HILL v. THE STATE
After a bench trial, the State Court of Clayton County found Debra Hill guilty beyond a reasonable doubt of a misdemeanor pedestrian violation, failing to yield the right of way to vehicles upon the roadway when crossing other than at a crosswalk, OCGA § 40-6-92 (a). Hill appeals, challenging the sufficiency of the evidence. For the following reasons, we affirm.
When reviewing a conviction after a bench trial,
[t]he issue before [the appellate court] is whether the evidence was sufficient to support a conviction under the standards of Jackson v. Virginia, 443 U. S. 307 (99 SCt 2781, 61 LE2d 560) (1979). Therefore, we view the evidence in the light most favorable to the [trial court's judgment], and the defendant no longer enjoys the presumption of innocence. We do not weigh the evidence[,] nor do we determine the [witnesses'] credibility. Instead, we determine only whether the evidence was sufficient for a rational trier of fact to find the defendant guilty of the charged offense beyond a reasonable doubt.
(Citations and punctuation omitted.) Brown v. State, 298 Ga. App. 545, 545-546 (680 SE2d 579) (2009).
Viewed in the light most favorable to the trial court's judgment, the evidence showed the following undisputed facts. On July 1, 2015, at approximately 7:00 p.m., Rodolfo Navarro-Sanchez was driving his van westbound on Mount Zion Road in Morrow. It was raining and traffic was heavy. At the traffic light at the intersection with Jonesboro Road, Navarro-Sanchez stopped in the dedicated left-turn lane, preparing to turn left onto southbound Jonesboro Road. At the red light, he was first in line, waiting for a green left-turn arrow. When the left-turn arrow turned green, Navarro-Sanchez turned left into the southbound lanes of Jonesboro Road, and his van struck Hill, who was on foot in the intersection, and threw her into the air.
Navarro-Sanchez did not see Hill before striking her. Hill testified that she had been walking westbound along Mount Zion Road and was in the process of crossing Jonesboro Road, after waiting for the light. She testified that she crossed in front of the cars stopped in the northbound lanes on Jonesboro Road and was hit when she continued across the southbound lanes. An eyewitness, a driver who was headed southbound on Jonesboro Road and stopped at the traffic light at Mount Zion Road, testified that he saw Hill to his left as she waited for the light to change and then crossed several lanes of Jonesboro Road before she was hit. The responding officer concluded, contrary to Hill and the witness, that Hill had been walking eastbound. At any rate, as Hill admitted, there was no crosswalk marked on the pavement; the only marking on Jonesboro Road was the painted stop line for vehicles.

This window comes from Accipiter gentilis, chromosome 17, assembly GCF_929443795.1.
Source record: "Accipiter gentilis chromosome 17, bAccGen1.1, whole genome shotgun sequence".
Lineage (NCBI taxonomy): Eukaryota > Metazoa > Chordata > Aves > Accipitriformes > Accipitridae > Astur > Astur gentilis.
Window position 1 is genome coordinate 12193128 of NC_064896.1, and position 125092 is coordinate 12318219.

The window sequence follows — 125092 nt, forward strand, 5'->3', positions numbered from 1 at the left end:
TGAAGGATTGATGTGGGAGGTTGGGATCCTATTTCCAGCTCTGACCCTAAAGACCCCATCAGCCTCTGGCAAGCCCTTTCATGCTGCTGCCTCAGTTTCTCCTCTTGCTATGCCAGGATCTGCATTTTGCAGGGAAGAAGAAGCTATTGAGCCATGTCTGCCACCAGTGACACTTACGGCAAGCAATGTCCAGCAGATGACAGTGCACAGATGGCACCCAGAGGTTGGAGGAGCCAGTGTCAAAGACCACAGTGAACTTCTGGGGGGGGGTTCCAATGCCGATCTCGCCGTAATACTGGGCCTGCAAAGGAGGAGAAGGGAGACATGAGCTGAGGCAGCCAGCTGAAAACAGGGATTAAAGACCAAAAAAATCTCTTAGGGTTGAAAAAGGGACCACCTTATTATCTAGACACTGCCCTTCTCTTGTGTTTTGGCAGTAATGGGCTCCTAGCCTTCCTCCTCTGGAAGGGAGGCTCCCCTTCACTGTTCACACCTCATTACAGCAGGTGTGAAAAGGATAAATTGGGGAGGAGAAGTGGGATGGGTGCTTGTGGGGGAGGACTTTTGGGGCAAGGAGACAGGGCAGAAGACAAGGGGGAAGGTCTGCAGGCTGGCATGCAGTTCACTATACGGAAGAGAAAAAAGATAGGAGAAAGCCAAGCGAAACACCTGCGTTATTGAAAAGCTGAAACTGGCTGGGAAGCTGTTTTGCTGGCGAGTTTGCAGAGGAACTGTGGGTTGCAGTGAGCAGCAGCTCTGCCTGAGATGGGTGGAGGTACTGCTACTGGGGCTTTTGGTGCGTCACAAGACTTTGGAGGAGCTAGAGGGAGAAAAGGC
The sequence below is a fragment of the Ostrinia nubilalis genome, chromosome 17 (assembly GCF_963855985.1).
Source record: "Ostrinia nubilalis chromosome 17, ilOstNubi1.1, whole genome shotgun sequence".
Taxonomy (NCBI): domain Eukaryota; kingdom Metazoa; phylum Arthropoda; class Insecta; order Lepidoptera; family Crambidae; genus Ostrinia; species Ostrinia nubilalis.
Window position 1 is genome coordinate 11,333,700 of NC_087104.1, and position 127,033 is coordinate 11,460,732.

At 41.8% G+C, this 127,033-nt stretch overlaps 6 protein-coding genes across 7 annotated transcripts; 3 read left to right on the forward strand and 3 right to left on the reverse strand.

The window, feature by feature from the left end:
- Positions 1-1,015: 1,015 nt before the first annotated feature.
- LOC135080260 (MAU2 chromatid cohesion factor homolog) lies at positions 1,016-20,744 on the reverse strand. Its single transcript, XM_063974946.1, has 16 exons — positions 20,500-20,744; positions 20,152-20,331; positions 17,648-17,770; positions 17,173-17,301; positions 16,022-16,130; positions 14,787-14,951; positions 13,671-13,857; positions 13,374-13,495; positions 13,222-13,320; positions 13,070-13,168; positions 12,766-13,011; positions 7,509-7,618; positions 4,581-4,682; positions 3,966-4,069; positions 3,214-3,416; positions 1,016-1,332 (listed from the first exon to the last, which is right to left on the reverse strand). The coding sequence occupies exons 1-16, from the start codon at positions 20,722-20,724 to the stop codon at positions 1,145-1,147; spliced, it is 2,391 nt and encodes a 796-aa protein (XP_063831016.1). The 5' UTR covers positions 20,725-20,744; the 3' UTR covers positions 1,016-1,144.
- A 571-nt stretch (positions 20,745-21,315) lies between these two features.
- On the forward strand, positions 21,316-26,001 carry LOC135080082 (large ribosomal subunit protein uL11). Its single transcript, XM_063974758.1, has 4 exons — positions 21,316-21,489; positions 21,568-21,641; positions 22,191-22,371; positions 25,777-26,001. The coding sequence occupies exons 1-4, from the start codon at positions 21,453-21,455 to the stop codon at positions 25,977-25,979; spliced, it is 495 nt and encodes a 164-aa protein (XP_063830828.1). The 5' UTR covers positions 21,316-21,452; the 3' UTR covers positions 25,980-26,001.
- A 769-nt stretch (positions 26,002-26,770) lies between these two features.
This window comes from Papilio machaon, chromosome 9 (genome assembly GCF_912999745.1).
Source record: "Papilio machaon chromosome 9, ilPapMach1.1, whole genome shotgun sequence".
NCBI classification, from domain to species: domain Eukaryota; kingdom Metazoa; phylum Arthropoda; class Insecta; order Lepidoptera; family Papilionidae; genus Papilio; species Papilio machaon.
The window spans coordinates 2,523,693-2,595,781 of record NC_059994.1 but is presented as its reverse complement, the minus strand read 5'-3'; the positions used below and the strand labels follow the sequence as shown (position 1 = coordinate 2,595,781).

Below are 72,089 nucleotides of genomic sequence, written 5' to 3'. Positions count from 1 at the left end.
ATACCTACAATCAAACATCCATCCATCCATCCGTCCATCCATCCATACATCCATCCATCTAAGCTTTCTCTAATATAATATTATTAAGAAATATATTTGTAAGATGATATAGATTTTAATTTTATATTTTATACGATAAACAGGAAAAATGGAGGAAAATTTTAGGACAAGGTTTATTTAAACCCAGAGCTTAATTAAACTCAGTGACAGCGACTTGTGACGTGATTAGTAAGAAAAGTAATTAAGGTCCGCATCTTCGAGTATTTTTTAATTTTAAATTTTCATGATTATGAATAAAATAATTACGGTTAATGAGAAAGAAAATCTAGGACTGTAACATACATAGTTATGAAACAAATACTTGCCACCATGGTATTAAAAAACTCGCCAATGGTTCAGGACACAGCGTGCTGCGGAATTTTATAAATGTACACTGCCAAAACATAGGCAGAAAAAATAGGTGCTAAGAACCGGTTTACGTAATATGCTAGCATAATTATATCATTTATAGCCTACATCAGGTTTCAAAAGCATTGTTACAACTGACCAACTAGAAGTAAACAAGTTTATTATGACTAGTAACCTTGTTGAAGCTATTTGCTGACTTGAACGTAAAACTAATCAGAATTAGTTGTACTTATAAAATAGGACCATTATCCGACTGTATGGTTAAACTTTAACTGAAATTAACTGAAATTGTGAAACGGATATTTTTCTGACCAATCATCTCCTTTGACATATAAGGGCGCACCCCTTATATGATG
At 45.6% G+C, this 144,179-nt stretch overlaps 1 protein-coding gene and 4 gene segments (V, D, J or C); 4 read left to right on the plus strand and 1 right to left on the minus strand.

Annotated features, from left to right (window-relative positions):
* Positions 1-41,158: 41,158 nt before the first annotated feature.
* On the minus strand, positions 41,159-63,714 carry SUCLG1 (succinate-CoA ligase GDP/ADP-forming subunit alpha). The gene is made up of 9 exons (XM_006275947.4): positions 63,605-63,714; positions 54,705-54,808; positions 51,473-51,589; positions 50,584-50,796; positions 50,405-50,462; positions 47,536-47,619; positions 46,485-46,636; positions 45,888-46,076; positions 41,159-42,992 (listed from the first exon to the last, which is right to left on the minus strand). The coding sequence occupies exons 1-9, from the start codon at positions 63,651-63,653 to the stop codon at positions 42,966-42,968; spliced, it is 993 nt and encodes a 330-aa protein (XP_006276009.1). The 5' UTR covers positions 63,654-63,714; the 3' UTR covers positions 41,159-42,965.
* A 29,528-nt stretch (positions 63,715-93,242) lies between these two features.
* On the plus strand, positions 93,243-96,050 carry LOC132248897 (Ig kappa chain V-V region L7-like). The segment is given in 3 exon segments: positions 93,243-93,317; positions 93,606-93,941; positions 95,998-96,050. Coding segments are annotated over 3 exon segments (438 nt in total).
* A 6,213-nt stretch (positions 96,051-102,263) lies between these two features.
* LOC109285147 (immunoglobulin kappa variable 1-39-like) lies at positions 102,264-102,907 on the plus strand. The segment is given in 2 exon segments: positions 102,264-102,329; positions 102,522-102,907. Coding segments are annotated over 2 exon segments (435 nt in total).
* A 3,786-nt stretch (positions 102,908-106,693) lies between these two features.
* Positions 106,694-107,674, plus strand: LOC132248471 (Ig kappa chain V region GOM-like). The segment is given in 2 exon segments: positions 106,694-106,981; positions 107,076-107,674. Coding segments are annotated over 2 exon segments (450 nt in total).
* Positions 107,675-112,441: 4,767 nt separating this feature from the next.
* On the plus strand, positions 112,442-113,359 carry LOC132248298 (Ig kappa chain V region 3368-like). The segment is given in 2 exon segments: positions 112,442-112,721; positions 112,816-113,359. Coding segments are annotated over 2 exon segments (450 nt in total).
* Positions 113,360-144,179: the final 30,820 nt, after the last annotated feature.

The responding officer cited Hill for an improper pedestrian crossing. The State filed an accusation charging her with failing to yield the right of way to vehicles when crossing a roadway at other than a crosswalk, in violation of OCGA § 40-6-92 (a). That Code section provides:
Every pedestrian crossing a roadway at any point other than within a marked crosswalk or within an unmarked crosswalk at an intersection shall yield the right of way to all vehicles upon the roadway unless he [or she] has already, and under safe conditions, entered the roadway.
As noted above, it is undisputed that there was no marked crosswalk where Hill was crossing Jonesboro Road. In addition, there was no evidence that Hill was crossing from one sidewalk to another on the opposite side of Jonesboro Road. Consequently, it is undisputed that Hill was crossing other than at either a marked crosswalk or an unmarked crosswalk.1 Furthermore, the evidence authorized the trial court to find that Hill entered the roadway when it was not safe to do so, given the traffic and weather conditions, and that she failed to yield to motor vehicle traffic. Accordingly, the trial court did not err in finding that she violated OCGA § 40-6-92 (a). Nelson v. State, 317 Ga. App. 527, 528 (731 SE2d 770) (2012) (Where the defendant crossed opposite a bus stop at night, although there were intersections with marked crosswalks located approximately 50 yards away from the bus stop, she crossed at other than a crosswalk when it was unsafe to do so in violation of OCGA § 40-6-92 (a).).
1. See Wells v. Alderman, 117 Ga. App. 724, 729 (2) (162 SE2d 18) (1968) (Georgia law recognizes two kinds of crosswalks: (1) a crosswalk marked or painted on the street or highway by the responsible public authorities, which may or may not be at an intersection, and (2) a crosswalk, which may or may not be marked, which comports with the statutory definition.); Conner v. Mangum, 132 Ga. App. 100, 104 (3) (207 SE2d 604) (1974) (accord); OCGA § 40-1-1 (10) (A) (A crosswalk is “[t]hat part of a roadway at an intersection included within the connections of the lateral lines of the sidewalks on opposite sides of the highway measured from the curbs or in the absence of curbs, from the edges of the traversable roadway; or (B) Any portion of a roadway at an intersection or elsewhere distinctly indicated for pedestrian crossing by lines or other markings on the surface.”), (22) (A) (An intersection is “the area embraced within the prolongation or connection of the lateral curb lines, or, if none, then the lateral boundary lines of the roadways of two highways which join one another at, or approximately at, right angles, or the area within which vehicles traveling upon different highways joining at any other angle may come in conflict.”).
ELLINGTON, Presiding Judge.
Judgment affirmed. Andrews and Rickman, JJ., concur.